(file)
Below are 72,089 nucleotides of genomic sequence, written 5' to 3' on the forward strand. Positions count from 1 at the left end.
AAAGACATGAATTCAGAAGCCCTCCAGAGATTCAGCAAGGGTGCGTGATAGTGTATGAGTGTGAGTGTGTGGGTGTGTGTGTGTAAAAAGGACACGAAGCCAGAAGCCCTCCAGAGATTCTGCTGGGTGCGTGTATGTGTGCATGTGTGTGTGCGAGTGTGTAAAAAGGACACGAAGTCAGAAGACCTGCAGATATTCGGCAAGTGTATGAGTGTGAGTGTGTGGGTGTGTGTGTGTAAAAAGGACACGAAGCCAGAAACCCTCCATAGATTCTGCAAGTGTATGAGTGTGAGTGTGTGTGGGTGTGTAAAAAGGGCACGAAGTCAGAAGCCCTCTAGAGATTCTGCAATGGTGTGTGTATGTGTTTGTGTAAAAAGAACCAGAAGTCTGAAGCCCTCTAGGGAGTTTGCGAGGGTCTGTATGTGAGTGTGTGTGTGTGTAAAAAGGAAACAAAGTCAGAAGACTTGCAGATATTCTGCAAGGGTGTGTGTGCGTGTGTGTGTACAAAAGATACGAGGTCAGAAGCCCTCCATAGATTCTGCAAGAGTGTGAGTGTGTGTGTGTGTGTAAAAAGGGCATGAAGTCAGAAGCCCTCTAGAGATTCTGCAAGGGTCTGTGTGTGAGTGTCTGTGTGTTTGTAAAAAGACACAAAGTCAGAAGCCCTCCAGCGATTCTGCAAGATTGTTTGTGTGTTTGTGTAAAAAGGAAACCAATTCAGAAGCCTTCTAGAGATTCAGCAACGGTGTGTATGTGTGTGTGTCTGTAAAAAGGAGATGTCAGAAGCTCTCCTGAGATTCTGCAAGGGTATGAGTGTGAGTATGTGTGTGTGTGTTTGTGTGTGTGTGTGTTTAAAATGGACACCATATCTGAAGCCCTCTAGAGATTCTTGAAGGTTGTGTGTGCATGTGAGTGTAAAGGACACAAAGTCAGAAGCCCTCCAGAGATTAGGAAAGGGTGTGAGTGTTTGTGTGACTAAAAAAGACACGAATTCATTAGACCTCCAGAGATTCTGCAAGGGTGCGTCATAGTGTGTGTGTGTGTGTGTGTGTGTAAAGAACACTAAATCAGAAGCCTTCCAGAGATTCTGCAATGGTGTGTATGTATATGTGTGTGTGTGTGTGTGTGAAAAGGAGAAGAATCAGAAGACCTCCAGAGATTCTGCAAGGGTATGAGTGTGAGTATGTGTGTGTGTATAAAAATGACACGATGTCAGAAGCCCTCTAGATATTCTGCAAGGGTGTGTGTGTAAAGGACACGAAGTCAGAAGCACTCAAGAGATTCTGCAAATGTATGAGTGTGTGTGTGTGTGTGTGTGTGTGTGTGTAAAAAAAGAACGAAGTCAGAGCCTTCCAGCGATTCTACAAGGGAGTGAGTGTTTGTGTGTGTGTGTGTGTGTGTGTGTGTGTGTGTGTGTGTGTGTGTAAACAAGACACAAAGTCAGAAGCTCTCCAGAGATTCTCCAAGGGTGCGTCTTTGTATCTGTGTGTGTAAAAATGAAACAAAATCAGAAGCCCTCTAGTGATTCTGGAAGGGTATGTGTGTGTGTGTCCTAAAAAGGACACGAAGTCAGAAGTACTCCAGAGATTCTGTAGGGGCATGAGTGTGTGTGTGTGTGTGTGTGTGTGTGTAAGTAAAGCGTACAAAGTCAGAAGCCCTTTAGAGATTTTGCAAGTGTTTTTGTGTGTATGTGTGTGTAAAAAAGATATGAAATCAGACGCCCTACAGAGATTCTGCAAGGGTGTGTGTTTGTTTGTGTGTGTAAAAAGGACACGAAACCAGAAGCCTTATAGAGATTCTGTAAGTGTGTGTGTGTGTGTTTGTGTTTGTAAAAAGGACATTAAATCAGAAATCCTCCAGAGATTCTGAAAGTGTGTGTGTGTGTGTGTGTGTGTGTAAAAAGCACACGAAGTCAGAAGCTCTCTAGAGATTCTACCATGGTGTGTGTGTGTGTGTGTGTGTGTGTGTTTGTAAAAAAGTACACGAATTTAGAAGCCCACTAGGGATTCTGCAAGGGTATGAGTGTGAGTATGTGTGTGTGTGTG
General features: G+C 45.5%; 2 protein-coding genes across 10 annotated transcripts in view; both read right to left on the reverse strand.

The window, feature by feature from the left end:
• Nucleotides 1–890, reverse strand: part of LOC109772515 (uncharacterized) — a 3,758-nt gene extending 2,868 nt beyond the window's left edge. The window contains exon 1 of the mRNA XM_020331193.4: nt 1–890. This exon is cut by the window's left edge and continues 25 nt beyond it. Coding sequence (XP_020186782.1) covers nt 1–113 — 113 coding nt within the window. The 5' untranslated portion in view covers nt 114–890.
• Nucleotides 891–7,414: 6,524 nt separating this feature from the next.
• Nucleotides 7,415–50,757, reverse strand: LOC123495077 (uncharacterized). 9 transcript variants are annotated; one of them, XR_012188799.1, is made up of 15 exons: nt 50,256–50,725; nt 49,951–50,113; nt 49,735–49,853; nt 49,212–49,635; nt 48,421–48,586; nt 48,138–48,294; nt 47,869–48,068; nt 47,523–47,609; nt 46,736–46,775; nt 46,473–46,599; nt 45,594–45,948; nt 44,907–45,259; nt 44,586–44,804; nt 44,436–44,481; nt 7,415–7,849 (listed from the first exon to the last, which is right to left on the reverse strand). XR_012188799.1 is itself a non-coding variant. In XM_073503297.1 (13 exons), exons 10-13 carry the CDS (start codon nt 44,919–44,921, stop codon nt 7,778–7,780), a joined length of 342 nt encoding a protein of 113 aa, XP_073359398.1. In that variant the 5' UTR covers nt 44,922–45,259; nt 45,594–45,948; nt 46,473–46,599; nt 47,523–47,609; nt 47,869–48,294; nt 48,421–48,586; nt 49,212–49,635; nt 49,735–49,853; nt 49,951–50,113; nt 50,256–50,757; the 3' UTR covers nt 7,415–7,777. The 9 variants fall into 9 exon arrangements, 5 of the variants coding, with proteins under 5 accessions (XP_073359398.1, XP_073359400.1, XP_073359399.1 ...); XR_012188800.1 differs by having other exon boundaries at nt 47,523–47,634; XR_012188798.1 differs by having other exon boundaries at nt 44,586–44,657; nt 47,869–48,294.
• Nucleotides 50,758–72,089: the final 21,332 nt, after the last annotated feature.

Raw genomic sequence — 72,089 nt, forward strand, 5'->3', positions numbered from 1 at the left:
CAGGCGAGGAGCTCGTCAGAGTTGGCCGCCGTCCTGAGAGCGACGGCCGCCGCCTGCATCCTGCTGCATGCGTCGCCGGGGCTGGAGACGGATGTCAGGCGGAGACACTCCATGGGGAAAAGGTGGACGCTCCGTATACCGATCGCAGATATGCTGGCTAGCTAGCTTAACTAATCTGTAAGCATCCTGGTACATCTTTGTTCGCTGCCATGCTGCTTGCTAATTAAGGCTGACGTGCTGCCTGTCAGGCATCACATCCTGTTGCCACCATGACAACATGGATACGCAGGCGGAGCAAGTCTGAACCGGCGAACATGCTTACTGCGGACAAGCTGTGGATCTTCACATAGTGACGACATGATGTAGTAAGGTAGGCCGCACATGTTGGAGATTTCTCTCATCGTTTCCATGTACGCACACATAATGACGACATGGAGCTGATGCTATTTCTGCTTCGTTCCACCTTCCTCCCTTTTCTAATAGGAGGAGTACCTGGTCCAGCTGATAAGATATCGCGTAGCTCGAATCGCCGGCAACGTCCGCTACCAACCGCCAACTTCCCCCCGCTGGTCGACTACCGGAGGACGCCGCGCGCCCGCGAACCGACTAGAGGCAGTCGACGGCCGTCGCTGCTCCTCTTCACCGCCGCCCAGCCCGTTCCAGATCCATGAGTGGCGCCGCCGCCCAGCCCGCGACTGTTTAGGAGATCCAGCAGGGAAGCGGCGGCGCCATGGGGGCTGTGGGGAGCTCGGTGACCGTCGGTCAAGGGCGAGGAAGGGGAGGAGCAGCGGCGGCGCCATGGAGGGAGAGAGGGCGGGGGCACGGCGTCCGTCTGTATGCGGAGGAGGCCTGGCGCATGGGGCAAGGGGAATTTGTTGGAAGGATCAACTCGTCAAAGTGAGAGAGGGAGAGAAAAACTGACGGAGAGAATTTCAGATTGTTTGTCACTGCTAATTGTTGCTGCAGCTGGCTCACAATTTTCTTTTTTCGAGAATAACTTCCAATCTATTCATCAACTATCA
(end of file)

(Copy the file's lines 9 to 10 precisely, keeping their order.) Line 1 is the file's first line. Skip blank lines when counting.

Raw genomic sequence — 72,089 nt, forward strand, 5'->3', positions numbered from 1 at the left:
CAGGCGAGGAGCTCGTCAGAGTTGGCCGCCGTCCTGAGAGCGACGGCCGCCGCCTGCATCCTGCTGCATGCGTCGCCGGGGCTGGAGACGGATGTCAGGCGGAGACACTCCATGGGGAAAAGGTGGACGCTCCGTATACCGATCGCAGATATGCTGGCTAGCTAGCTTAACTAATCTGTAAGCATCCTGGTACATCTTTGTTCGCTGCCATGCTGCTTGCTAATTAAGGCTGACGTGCTGCCTGTCAGGCATCACATCCTGTTGCCACCATGACAACATGGATACGCAGGCGGAGCAAGTCTGAACCGGCGAACATGCTTACTGCGGACAAGCTGTGGATCTTCACATAGTGACGACATGATGTAGTAAGGTAGGCCGCACATGTTGGAGATTTCTCTCATCGTTTCCATGTACGCACACATAATGACGACATGGAGCTGATGCTATTTCTGCTTCGTTCCACCTTCCTCCCTTTTCTAATAGGAGGAGTACCTGGTCCAGCTGATAAGATATCGCGTAGCTCGAATCGCCGGCAACGTCCGCTACCAACCGCCAACTTCCCCCCGCTGGTCGACTACCGGAGGACGCCGCGCGCCCGCGAACCGACTAGAGGCAGTCGACGGCCGTCGCTGCTCCTCTTCACCGCCGCCCAGCCCGTTCCAGATCCATGAGTGGCGCCGCCGCCCAGCCCGCGACTGTTTAGGAGATCCAGCAGGGAAGCGGCGGCGCCATGGGGGCTGTGGGGAGCTCGGTGACCGTCGGTCAAGGGCGAGGAAGGGGAGGAGCAGCGGCGGCGCCATGGAGGGAGAGAGGGCGGGGGCACGGCGTCCGTCTGTATGCGGAGGAGGCCTGGCGCATGGGGCAAGGGGAATTTGTTGGAAGGATCAACTCGTCAAAGTGAGAGAGGGAGAGAAAAACTGACGGAGAGAATTTCAGATTGTTTGTCACTGCTAATTGTTGCTGCAGCTGGCTCACAATTTTCTTTTTTCGAGAATAACTTCCAATCTATTCATCAACTATCA